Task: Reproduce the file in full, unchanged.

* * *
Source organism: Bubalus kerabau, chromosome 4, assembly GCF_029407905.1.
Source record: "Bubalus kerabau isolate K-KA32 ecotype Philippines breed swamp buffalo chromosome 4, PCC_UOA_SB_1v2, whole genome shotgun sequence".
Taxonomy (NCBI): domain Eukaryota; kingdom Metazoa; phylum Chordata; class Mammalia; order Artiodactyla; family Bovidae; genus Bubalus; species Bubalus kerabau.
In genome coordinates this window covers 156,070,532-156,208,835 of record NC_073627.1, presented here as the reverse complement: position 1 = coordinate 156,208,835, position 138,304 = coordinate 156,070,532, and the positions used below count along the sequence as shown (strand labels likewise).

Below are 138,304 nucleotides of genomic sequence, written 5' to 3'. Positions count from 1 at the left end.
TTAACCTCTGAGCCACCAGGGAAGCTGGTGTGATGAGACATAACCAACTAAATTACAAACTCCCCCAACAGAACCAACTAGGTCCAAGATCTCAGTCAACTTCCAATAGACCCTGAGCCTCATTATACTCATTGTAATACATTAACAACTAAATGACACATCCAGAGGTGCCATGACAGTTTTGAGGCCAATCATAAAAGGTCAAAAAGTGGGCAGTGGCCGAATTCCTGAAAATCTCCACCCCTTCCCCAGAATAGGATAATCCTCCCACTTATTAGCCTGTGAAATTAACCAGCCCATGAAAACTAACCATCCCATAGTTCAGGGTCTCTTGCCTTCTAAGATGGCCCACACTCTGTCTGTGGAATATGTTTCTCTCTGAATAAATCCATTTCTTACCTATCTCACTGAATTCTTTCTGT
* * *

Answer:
Source organism: Bubalus kerabau, chromosome 4, assembly GCF_029407905.1.
Source record: "Bubalus kerabau isolate K-KA32 ecotype Philippines breed swamp buffalo chromosome 4, PCC_UOA_SB_1v2, whole genome shotgun sequence".
Taxonomy (NCBI): domain Eukaryota; kingdom Metazoa; phylum Chordata; class Mammalia; order Artiodactyla; family Bovidae; genus Bubalus; species Bubalus kerabau.
In genome coordinates this window covers 156,070,532-156,208,835 of record NC_073627.1, presented here as the reverse complement: position 1 = coordinate 156,208,835, position 138,304 = coordinate 156,070,532, and the positions used below count along the sequence as shown (strand labels likewise).

Below are 138,304 nucleotides of genomic sequence, written 5' to 3'. Positions count from 1 at the left end.
TTAACCTCTGAGCCACCAGGGAAGCTGGTGTGATGAGACATAACCAACTAAATTACAAACTCCCCCAACAGAACCAACTAGGTCCAAGATCTCAGTCAACTTCCAATAGACCCTGAGCCTCATTATACTCATTGTAATACATTAACAACTAAATGACACATCCAGAGGTGCCATGACAGTTTTGAGGCCAATCATAAAAGGTCAAAAAGTGGGCAGTGGCCGAATTCCTGAAAATCTCCACCCCTTCCCCAGAATAGGATAATCCTCCCACTTATTAGCCTGTGAAATTAACCAGCCCATGAAAACTAACCATCCCATAGTTCAGGGTCTCTTGCCTTCTAAGATGGCCCACACTCTGTCTGTGGAATATGTTTCTCTCTGAATAAATCCATTTCTTACCTATCTCACTGAATTCTTTCTGT